The commission model isn’t working, say a number of London market leaders. But without regulation or a Spitzer-style crusade, how can the industry provoke change across the board?
It’s like 2005 all over again. The payment of commissions to brokers retook centre stage in the London market last week after several chief executives – from brokers and insurers alike – used their annual results as a platform to launch attacks on broker remuneration.
The chief executives criticised the commission payment model itself, under which brokers get a cut of the premium paid by customers rather than a fee paid by the client. And they also targeted associated behaviour, such as the payment of contingent commissions: where an underwriter will offer brokers an additional payment based on the volume or profitability of the business.
The comments come as many London underwriters are bemoaning several brokers’ continued attempts to earn more money from them, either by charging an additional fee for the administration services they provide on London market-placed business, or through consulting services, such as Aon’s GRIP – another area included in the latest round of criticism.
Hiscox chairman Robert Hiscox fired the first shot, dubbing the commission model “a deficiency in the insurance market”. He pointed out that commissions lead to conflicts of interest – a broker could place business with the insurer paying the highest commissions rather than the best one for the job – and also give the false impression that clients are getting brokers’ services for free.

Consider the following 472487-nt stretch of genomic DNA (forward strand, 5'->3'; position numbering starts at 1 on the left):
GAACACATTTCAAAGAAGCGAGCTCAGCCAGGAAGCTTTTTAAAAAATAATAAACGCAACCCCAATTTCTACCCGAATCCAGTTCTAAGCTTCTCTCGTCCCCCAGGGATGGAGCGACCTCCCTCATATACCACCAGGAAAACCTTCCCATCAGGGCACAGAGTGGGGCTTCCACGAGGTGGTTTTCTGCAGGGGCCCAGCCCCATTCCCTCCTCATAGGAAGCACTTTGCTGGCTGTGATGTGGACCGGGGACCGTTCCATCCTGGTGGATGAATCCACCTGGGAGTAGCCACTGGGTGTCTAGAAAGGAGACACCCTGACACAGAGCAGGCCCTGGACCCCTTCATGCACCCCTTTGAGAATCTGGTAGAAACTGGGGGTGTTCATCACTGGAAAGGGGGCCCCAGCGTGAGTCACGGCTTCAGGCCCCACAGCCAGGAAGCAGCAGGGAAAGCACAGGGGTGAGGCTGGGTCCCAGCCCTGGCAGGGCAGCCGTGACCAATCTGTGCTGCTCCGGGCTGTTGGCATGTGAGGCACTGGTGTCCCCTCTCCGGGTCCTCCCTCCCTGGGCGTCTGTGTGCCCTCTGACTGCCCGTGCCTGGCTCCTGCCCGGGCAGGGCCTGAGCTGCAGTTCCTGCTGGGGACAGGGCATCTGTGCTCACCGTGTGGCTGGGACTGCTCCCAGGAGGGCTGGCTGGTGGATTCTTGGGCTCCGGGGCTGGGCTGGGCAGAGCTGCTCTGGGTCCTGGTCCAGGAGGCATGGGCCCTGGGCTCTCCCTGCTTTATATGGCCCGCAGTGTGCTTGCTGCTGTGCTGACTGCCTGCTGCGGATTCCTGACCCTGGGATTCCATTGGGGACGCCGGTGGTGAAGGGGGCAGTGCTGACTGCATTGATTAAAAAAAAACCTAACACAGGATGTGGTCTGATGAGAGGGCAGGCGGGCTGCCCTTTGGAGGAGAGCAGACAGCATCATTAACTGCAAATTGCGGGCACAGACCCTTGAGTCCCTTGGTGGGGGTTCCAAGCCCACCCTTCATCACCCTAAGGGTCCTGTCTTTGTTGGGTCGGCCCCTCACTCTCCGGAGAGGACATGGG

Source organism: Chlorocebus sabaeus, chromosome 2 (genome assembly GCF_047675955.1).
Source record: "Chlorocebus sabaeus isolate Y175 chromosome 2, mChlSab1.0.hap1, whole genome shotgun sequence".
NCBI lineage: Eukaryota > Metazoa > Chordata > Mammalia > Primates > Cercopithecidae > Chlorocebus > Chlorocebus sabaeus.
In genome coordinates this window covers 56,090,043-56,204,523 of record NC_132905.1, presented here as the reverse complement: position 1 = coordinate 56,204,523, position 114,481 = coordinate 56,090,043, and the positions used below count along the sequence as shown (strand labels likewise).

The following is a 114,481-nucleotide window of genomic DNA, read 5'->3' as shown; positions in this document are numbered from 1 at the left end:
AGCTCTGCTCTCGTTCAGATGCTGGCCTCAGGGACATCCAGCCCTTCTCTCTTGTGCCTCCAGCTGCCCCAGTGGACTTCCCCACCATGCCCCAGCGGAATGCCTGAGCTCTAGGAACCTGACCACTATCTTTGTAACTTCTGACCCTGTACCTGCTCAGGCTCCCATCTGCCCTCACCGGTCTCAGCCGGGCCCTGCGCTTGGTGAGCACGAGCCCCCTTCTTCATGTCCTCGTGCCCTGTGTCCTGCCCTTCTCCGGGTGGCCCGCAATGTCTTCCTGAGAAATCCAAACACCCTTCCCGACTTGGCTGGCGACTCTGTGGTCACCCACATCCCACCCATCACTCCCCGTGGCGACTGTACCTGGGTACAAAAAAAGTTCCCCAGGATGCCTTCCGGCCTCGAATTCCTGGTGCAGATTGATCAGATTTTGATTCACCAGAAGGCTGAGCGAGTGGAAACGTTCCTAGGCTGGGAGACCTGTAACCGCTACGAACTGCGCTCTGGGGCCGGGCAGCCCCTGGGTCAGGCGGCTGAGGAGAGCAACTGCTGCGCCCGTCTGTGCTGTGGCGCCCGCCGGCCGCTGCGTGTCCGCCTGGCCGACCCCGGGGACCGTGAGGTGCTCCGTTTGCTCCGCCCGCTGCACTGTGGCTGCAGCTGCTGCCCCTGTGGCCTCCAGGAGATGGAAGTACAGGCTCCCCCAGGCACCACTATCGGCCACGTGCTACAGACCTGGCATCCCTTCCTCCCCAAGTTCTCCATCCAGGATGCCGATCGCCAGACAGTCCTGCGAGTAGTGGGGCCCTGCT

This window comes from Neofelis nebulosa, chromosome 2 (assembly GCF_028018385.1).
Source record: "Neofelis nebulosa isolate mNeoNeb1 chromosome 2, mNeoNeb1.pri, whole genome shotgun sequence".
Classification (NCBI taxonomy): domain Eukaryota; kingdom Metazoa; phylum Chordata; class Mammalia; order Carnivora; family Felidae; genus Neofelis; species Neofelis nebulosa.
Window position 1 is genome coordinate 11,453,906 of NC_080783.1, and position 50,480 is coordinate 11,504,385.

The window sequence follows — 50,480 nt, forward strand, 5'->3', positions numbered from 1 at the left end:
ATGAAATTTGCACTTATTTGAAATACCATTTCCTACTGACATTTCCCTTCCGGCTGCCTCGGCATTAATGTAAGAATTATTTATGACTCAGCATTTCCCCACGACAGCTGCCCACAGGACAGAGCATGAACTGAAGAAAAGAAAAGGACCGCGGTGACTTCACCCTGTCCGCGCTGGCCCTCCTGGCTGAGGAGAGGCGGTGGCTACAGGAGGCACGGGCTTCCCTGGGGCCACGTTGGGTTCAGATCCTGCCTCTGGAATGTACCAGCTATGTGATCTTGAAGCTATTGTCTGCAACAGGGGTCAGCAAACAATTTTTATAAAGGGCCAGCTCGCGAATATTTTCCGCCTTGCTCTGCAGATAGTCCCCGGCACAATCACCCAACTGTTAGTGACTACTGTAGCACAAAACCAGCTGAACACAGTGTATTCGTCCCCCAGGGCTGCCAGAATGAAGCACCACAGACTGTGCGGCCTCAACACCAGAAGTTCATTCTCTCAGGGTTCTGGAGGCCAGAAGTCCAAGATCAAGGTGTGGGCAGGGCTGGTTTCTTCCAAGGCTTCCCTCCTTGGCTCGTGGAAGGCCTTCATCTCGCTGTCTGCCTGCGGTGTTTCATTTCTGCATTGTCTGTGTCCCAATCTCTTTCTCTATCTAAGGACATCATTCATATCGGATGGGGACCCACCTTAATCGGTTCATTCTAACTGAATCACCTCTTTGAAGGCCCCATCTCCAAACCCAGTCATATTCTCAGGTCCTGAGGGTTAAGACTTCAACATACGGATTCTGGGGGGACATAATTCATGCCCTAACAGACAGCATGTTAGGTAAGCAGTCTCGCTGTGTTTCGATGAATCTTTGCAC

A day later, Jardine Lloyd Thompson chief executive Dominic Burke weighed in, fully supporting Hiscox’s comments and arguing that the big three brokers would not be able to compete in a fee-only environment because they are so used to topping up their revenue with commissions.
“In terms of going to net rates, I would sign up to the mandate tomorrow if you got everyone else to sign up to it,” Burke told the press conference announcing JLT’s 2010 results. “We would win.”
If that were not enough, Novae chairman John Hastings-Bass, a former JLT executive, opined in his firm’s 2010 results statement that former New York attorney-general Eliot Spitzer’s crusade in the mid-2000s against contingent commissions had made the relationship between the underwriter and broker more transparent. “Novae will remain a strong supporter of this principle as attempts are made to erode the achievements of recent years,” he wrote. “Our industry lost credibility at that time and we must ensure that this does not happen again.”
The answer appears simple: move to a fee-based model and all is solved. The client will pay the broker, removing conflicts of interest and creating an awareness of the value a broker brings to the transaction.
But it will not be easy. Commissions are typically not set by the client, and so are essentially invisible to them. As such, they may baulk if suddenly asked to pay fees for services they have previously considered part of the package. Equally, brokers may be reluctant to move to an all-fee model if their rivals do not agree to do the same.
Where fees are used, brokers may be unable or unwilling to charge the client appropriately. Hiscox said brokers have been reluctant to charge the proper amount, with fees dwindled by “ridiculous” competition. As a result, they try to make up the shortfall by charging underwriters.
Some feel, therefore, the only way to change the market is regulation. Hiscox warned of Spitzer’s second coming: “I hope that it will be resolved sensibly before a solution is imposed either by the law, or again by a crusading regulator.”
The memory of the Spitzer days sends chills down the back of many brokers’ necks. The outcome will depend on what brokers fear more: regulators or rivals. IT